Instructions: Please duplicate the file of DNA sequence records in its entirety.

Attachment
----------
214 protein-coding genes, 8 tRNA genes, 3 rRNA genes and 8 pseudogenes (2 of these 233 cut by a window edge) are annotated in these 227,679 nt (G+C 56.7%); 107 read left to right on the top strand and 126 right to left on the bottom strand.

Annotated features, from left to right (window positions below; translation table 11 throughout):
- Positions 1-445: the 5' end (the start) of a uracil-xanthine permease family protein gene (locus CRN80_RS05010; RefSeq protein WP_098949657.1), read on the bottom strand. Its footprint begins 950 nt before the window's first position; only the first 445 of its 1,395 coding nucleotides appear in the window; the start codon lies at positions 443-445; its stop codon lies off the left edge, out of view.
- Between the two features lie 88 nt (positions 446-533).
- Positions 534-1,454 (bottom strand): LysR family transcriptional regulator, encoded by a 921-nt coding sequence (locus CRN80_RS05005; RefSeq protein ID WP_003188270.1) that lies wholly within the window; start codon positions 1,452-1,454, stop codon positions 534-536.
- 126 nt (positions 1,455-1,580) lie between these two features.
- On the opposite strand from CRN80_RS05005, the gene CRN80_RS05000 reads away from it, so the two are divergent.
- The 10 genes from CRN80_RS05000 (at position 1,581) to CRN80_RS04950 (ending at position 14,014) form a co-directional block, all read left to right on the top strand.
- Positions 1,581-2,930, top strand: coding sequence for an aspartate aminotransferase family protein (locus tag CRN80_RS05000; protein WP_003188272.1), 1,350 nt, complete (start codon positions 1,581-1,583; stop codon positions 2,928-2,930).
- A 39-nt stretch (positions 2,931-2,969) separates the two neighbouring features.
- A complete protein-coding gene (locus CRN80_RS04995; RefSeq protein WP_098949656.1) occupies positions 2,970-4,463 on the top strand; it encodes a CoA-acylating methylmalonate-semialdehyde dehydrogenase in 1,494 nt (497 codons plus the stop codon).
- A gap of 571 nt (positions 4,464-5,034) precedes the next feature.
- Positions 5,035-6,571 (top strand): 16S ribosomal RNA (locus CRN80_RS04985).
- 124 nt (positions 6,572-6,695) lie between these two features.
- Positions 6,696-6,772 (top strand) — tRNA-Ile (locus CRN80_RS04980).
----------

214 protein-coding genes, 8 tRNA genes, 3 rRNA genes and 8 pseudogenes (2 of these 233 cut by a window edge) are annotated in these 227,679 nt (G+C 56.7%); 107 read left to right on the top strand and 126 right to left on the bottom strand.

Annotated features, from left to right (window positions below; translation table 11 throughout):
- Positions 1-445: the 5' end (the start) of a uracil-xanthine permease family protein gene (locus CRN80_RS05010; RefSeq protein WP_098949657.1), read on the bottom strand. Its footprint begins 950 nt before the window's first position; only the first 445 of its 1,395 coding nucleotides appear in the window; the start codon lies at positions 443-445; its stop codon lies off the left edge, out of view.
- Between the two features lie 88 nt (positions 446-533).
- Positions 534-1,454 (bottom strand): LysR family transcriptional regulator, encoded by a 921-nt coding sequence (locus CRN80_RS05005; RefSeq protein ID WP_003188270.1) that lies wholly within the window; start codon positions 1,452-1,454, stop codon positions 534-536.
- 126 nt (positions 1,455-1,580) lie between these two features.
- On the opposite strand from CRN80_RS05005, the gene CRN80_RS05000 reads away from it, so the two are divergent.
- The 10 genes from CRN80_RS05000 (at position 1,581) to CRN80_RS04950 (ending at position 14,014) form a co-directional block, all read left to right on the top strand.
- Positions 1,581-2,930, top strand: coding sequence for an aspartate aminotransferase family protein (locus tag CRN80_RS05000; protein WP_003188272.1), 1,350 nt, complete (start codon positions 1,581-1,583; stop codon positions 2,928-2,930).
- A 39-nt stretch (positions 2,931-2,969) separates the two neighbouring features.
- A complete protein-coding gene (locus CRN80_RS04995; RefSeq protein WP_098949656.1) occupies positions 2,970-4,463 on the top strand; it encodes a CoA-acylating methylmalonate-semialdehyde dehydrogenase in 1,494 nt (497 codons plus the stop codon).
- A gap of 571 nt (positions 4,464-5,034) precedes the next feature.
- Positions 5,035-6,571 (top strand): 16S ribosomal RNA (locus CRN80_RS04985).
- 124 nt (positions 6,572-6,695) lie between these two features.
- Positions 6,696-6,772 (top strand) — tRNA-Ile (locus CRN80_RS04980).